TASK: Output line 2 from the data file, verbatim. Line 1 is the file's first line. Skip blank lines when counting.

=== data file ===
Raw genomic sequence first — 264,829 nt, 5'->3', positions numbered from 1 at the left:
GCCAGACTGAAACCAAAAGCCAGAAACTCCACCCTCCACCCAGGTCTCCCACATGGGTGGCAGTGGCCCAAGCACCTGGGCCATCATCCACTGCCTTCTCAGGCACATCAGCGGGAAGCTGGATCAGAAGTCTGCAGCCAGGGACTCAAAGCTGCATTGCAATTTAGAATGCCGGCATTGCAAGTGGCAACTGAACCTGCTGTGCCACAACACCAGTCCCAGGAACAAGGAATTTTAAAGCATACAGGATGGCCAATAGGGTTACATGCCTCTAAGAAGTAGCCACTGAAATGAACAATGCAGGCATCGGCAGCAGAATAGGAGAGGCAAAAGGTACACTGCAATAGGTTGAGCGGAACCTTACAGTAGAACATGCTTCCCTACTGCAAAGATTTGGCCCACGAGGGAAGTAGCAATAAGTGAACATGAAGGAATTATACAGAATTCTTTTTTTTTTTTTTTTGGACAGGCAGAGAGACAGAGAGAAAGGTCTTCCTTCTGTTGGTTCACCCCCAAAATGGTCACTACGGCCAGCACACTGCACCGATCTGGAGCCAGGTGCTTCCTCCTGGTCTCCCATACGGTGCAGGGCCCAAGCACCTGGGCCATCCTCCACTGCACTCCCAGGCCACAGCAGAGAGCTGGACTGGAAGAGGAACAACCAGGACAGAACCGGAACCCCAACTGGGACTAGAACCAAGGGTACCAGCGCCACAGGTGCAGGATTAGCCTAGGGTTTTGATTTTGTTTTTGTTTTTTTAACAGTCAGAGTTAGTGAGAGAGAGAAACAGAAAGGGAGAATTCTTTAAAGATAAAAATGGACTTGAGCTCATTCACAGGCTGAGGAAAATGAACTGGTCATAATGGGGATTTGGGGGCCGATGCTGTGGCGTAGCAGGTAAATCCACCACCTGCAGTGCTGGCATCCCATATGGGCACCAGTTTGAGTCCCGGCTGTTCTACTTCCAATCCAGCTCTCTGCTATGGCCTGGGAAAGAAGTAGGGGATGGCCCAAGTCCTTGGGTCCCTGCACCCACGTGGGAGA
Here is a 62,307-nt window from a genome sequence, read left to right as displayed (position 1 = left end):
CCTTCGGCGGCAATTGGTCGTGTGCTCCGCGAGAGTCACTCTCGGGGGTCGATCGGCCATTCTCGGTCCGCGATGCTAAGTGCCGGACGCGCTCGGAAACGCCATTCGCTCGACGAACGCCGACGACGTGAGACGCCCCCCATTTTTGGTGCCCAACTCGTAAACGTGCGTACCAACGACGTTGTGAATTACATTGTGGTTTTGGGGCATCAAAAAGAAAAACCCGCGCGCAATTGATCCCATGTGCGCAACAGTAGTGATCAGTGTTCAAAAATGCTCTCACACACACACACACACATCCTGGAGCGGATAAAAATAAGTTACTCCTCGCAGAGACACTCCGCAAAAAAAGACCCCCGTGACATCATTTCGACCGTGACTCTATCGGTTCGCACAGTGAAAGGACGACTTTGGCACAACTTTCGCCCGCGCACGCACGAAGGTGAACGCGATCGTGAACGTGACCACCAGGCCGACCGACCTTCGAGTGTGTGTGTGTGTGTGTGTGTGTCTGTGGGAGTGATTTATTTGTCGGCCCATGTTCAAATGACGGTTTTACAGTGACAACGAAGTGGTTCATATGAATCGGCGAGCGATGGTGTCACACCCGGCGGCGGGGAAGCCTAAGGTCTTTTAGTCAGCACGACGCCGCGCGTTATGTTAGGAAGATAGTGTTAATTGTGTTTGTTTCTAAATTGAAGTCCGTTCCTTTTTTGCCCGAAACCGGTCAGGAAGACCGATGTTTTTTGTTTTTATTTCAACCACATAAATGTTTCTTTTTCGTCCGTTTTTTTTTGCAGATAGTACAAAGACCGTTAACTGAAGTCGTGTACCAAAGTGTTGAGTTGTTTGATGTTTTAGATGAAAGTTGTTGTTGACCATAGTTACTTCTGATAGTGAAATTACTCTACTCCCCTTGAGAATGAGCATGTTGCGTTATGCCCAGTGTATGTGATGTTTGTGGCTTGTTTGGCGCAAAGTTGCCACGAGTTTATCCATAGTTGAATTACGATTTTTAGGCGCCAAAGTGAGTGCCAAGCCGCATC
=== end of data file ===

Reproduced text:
GCCAGACTGAAACCAAAAGCCAGAAACTCCACCCTCCACCCAGGTCTCCCACATGGGTGGCAGTGGCCCAAGCACCTGGGCCATCATCCACTGCCTTCTCAGGCACATCAGCGGGAAGCTGGATCAGAAGTCTGCAGCCAGGGACTCAAAGCTGCATTGCAATTTAGAATGCCGGCATTGCAAGTGGCAACTGAACCTGCTGTGCCACAACACCAGTCCCAGGAACAAGGAATTTTAAAGCATACAGGATGGCCAATAGGGTTACATGCCTCTAAGAAGTAGCCACTGAAATGAACAATGCAGGCATCGGCAGCAGAATAGGAGAGGCAAAAGGTACACTGCAATAGGTTGAGCGGAACCTTACAGTAGAACATGCTTCCCTACTGCAAAGATTTGGCCCACGAGGGAAGTAGCAATAAGTGAACATGAAGGAATTATACAGAATTCTTTTTTTTTTTTTTTTGGACAGGCAGAGAGACAGAGAGAAAGGTCTTCCTTCTGTTGGTTCACCCCCAAAATGGTCACTACGGCCAGCACACTGCACCGATCTGGAGCCAGGTGCTTCCTCCTGGTCTCCCATACGGTGCAGGGCCCAAGCACCTGGGCCATCCTCCACTGCACTCCCAGGCCACAGCAGAGAGCTGGACTGGAAGAGGAACAACCAGGACAGAACCGGAACCCCAACTGGGACTAGAACCAAGGGTACCAGCGCCACAGGTGCAGGATTAGCCTAGGGTTTTGATTTTGTTTTTGTTTTTTTAACAGTCAGAGTTAGTGAGAGAGAGAAACAGAAAGGGAGAATTCTTTAAAGATAAAAATGGACTTGAGCTCATTCACAGGCTGAGGAAAATGAACTGGTCATAATGGGGATTTGGGGGCCGATGCTGTGGCGTAGCAGGTAAATCCACCACCTGCAGTGCTGGCATCCCATATGGGCACCAGTTTGAGTCCCGGCTGTTCTACTTCCAATCCAGCTCTCTGCTATGGCCTGGGAAAGAAGTAGGGGATGGCCCAAGTCCTTGGGTCCCTGCACCCACGTGGGAGA